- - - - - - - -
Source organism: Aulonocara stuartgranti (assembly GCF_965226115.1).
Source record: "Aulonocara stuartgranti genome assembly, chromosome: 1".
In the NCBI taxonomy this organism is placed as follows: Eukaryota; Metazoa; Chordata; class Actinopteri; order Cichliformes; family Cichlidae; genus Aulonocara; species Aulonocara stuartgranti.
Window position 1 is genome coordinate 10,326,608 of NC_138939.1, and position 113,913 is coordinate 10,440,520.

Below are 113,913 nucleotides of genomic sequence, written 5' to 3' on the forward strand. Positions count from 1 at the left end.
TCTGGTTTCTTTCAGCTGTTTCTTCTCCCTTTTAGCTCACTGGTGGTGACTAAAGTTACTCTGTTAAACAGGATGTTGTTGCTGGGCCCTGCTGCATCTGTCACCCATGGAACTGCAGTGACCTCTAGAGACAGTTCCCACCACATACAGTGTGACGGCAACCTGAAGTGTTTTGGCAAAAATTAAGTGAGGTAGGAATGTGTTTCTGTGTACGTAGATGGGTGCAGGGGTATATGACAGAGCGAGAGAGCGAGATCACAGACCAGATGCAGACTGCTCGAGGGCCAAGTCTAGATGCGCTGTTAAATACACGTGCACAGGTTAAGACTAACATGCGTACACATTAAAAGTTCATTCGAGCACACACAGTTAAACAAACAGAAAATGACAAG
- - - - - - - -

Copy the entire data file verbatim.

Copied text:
Source organism: Aulonocara stuartgranti (assembly GCF_965226115.1).
Source record: "Aulonocara stuartgranti genome assembly, chromosome: 1".
In the NCBI taxonomy this organism is placed as follows: Eukaryota; Metazoa; Chordata; class Actinopteri; order Cichliformes; family Cichlidae; genus Aulonocara; species Aulonocara stuartgranti.
Window position 1 is genome coordinate 10,326,608 of NC_138939.1, and position 113,913 is coordinate 10,440,520.

Below are 113,913 nucleotides of genomic sequence, written 5' to 3' on the forward strand. Positions count from 1 at the left end.
TCTGGTTTCTTTCAGCTGTTTCTTCTCCCTTTTAGCTCACTGGTGGTGACTAAAGTTACTCTGTTAAACAGGATGTTGTTGCTGGGCCCTGCTGCATCTGTCACCCATGGAACTGCAGTGACCTCTAGAGACAGTTCCCACCACATACAGTGTGACGGCAACCTGAAGTGTTTTGGCAAAAATTAAGTGAGGTAGGAATGTGTTTCTGTGTACGTAGATGGGTGCAGGGGTATATGACAGAGCGAGAGAGCGAGATCACAGACCAGATGCAGACTGCTCGAGGGCCAAGTCTAGATGCGCTGTTAAATACACGTGCACAGGTTAAGACTAACATGCGTACACATTAAAAGTTCATTCGAGCACACACAGTTAAACAAACAGAAAATGACAAG